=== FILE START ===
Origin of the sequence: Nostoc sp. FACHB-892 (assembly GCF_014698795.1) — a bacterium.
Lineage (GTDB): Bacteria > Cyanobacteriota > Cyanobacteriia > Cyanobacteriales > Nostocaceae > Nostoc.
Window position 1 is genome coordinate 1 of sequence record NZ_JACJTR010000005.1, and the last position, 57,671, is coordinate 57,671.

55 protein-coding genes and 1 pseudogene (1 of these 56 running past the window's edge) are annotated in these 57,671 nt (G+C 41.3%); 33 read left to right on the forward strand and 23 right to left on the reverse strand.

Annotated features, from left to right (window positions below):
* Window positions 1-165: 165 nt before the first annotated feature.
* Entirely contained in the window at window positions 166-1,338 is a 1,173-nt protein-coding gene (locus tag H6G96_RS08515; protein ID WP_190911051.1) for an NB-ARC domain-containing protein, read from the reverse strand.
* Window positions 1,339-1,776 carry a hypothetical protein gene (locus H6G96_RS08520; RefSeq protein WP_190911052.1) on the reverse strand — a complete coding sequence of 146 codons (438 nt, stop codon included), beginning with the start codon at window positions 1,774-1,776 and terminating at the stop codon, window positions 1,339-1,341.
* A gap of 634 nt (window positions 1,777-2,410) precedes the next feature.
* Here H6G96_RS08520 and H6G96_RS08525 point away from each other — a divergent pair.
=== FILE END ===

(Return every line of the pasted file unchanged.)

Origin of the sequence: Nostoc sp. FACHB-892 (assembly GCF_014698795.1) — a bacterium.
Lineage (GTDB): Bacteria > Cyanobacteriota > Cyanobacteriia > Cyanobacteriales > Nostocaceae > Nostoc.
Window position 1 is genome coordinate 1 of sequence record NZ_JACJTR010000005.1, and the last position, 57,671, is coordinate 57,671.

55 protein-coding genes and 1 pseudogene (1 of these 56 running past the window's edge) are annotated in these 57,671 nt (G+C 41.3%); 33 read left to right on the forward strand and 23 right to left on the reverse strand.

Annotated features, from left to right (window positions below):
* Window positions 1-165: 165 nt before the first annotated feature.
* Entirely contained in the window at window positions 166-1,338 is a 1,173-nt protein-coding gene (locus tag H6G96_RS08515; protein ID WP_190911051.1) for an NB-ARC domain-containing protein, read from the reverse strand.
* Window positions 1,339-1,776 carry a hypothetical protein gene (locus H6G96_RS08520; RefSeq protein WP_190911052.1) on the reverse strand — a complete coding sequence of 146 codons (438 nt, stop codon included), beginning with the start codon at window positions 1,774-1,776 and terminating at the stop codon, window positions 1,339-1,341.
* A gap of 634 nt (window positions 1,777-2,410) precedes the next feature.
* Here H6G96_RS08520 and H6G96_RS08525 point away from each other — a divergent pair.